Mexican borders to seek a better life . Both were so blunt in their portrayal of torment that their
audience needed a strong stomach and a steely desensitisation to face the onslaught of horror on
screen. In both films, audience members left the cinema mid film, when they could endure no more of the
explicit photography and descriptions of brutality.

Thankfully there were moments of tenderness throughout the festival selection also. In such an ancient city
it was original to find the Festival documenting the family of the third Millenium. Heartfelt films of
remarkable spirit and sensitivity were screened, such as 'Linda and Ali; Two Worlds Between Four Walls' and
'The Education of Shelby Knox'.

The unforgettably titled 'Don't Fuck With Me, I have 51 Brothers and Sisters' was a highlight of the
program. A loving spirit and open mind belied its boldness. 10 points for the title - although it was
deceptive. The doc explored the filmmaker's own search for a feeling of fatherhood and family, by seeking out his
51 brothers and sisters (of 11 mothers, and one father now deceased). It is a unique story generously and
gently portrayed.

In stark contrast 'One Point Two' (the average birth rate in Italy) studied its topic in an all too dry and
essayist style. The narrative delivered one powerful statement; " In 1900 there was an average of 4.9 children per family, my great-grandmother had five, my grandmother four, then the babyboom, with three children per couple and my mother had three. My sister had two... And I made a documentary".

The art of observation at its best was shown The Pipeline Next Door, which uncovered a small Georgian
community's struggle against BP, against the courts and amongst themselves when their land is claimed for
an international pipeline. With grace, compassion and a discreetly objective eye, it stole the stage on
opening night. Even Jorgen Leth, upon introducing his own film directly afterwards, first paused to mention
how the film had moved him and left him somewhat speechless from the experience.

Concrete Revolution portrayed the modernisation of Beijing on the road to 2008 Olympics, and the
struggles and sacrifices by builders in contributing to its ever rising skyline. Director Guo Xiaolu's
quiet yet carefully targeted reflection and her courage to confront the propaganda of the chinese
state won over the audience by stealth, and well earned its audience applause.

President Mir Qanbar, the portrait of an elder from Azerbaijan pursuing his dreams to be president of
Iran, was worthy of awards purely for its opening scene; The documentary subject refused to be in the
film and confronted the filmmakers, (who were chasing him with a boom microphone after he fell from his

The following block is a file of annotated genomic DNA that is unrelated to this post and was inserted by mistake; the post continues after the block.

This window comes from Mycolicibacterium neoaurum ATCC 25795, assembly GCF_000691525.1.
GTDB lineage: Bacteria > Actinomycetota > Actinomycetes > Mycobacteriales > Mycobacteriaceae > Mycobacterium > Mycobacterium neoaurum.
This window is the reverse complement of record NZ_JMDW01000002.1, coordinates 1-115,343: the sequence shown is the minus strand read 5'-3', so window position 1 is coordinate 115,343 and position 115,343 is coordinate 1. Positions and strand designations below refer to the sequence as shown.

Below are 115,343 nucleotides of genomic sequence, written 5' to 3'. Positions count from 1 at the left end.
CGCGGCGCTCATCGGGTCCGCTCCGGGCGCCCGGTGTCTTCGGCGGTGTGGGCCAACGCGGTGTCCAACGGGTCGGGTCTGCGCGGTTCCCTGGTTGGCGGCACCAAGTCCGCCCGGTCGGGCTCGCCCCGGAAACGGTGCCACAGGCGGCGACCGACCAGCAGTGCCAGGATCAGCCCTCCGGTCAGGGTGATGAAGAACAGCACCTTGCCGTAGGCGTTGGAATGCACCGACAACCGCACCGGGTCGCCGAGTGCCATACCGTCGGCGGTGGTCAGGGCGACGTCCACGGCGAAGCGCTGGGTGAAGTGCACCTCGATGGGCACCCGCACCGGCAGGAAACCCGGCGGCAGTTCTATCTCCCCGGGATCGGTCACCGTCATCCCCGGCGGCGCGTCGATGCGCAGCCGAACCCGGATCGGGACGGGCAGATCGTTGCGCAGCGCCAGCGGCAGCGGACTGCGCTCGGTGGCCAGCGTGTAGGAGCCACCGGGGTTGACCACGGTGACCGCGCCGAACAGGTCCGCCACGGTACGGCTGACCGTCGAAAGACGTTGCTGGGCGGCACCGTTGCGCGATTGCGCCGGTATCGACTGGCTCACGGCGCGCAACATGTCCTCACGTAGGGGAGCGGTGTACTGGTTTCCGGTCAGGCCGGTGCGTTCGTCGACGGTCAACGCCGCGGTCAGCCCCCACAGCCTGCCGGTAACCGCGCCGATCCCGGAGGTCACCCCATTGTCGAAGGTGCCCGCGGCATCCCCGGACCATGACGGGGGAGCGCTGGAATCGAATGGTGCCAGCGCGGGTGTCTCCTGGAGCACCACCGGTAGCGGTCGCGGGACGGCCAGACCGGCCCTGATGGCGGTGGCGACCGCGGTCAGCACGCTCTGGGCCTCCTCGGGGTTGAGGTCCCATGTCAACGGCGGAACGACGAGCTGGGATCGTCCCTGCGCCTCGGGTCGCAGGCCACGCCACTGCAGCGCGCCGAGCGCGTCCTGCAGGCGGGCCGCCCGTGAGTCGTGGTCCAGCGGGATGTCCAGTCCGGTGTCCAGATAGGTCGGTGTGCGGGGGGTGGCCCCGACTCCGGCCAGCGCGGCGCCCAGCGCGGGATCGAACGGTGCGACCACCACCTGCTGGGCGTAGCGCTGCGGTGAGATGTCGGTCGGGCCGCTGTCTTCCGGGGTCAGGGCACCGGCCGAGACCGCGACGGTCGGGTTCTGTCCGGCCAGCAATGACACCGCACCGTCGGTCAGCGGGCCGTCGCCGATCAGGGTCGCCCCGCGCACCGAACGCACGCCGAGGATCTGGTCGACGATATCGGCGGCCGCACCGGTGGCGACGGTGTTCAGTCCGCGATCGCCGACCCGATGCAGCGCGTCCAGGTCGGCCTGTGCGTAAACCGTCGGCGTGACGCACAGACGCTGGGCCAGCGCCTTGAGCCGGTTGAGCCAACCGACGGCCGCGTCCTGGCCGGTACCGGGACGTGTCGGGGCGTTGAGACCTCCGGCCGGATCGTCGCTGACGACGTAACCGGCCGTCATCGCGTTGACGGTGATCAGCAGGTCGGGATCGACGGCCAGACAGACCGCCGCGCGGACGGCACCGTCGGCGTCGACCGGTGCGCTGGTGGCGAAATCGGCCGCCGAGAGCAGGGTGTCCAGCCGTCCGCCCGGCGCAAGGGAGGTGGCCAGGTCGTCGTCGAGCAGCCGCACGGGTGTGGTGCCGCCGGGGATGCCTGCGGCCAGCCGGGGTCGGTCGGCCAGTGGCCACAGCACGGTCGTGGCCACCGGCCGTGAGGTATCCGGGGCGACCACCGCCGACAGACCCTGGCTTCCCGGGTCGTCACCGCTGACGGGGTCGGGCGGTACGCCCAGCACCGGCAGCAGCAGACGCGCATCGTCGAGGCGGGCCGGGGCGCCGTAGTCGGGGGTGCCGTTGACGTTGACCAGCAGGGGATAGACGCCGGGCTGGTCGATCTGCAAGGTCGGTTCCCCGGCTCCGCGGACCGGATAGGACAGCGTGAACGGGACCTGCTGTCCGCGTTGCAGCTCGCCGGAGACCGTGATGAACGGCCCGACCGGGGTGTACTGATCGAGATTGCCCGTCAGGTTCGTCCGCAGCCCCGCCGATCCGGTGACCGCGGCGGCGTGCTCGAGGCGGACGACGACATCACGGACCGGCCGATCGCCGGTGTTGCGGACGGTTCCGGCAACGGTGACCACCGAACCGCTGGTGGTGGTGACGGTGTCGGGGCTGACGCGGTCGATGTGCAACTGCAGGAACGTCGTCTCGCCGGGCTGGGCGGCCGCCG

bicycle), accusing "You are trying to take advantage of me". The director's playful inclusion of the
film-crew at work within the frame broke the fourth wall with a surprising playfulness.

'Brides of Krygistan' documented the common culture in Kyrgistan where would-be husbands and families collude
for young men not to court a girl as a future wife, but to kidnap her. 'And I think to myself, what a
wonderful world'. It was a disarming subject with a distinctively straight forward style. Five chapters
for five kidnappings all with different outcomes. And the effect was powerful. But the fact that the filmmaker
followed such crimes so intimately verged on condoning and contributing to each case.

Conversely 'Avenge But One of My Two Eyes' was outrightly interrogating, and interventionist art. It
was worth seeing purely for the scenes in which the filmmaker confronts the Israeli army. Confronts is an understatement. Abuses is more accurate.

Brave filmmaking, provocative statements, passionate portrayals. This is what modern documentary making is
about, whatever its frame. And the exhibition of these outstanding films proved that Festival dei Popoli's
46th edition dares to deliver a confronting program and to confront the borders of our art.
Lets just hope there will be less horrific atrocities for documentary artists to deliver to the world next
year.And the winners were;


Best documentary; 'Excellent Cadavers', Dir Marco

Special Mention; 'Between Two Countries', Dir Michele

Special Mention; 'Rodolfo's Year', Dir Daniel Ruffino
& Federico Testardo TonozziI


Best documentary; 'Moskatchka', Dir Annett Schutze

Special Mention; 'Phantom Limb', Dir Jay Rosenblatt

Special Mention; 'Bania', Dir David Teboul (France)

Wendy Dent
Florence, Italy
9 December 2005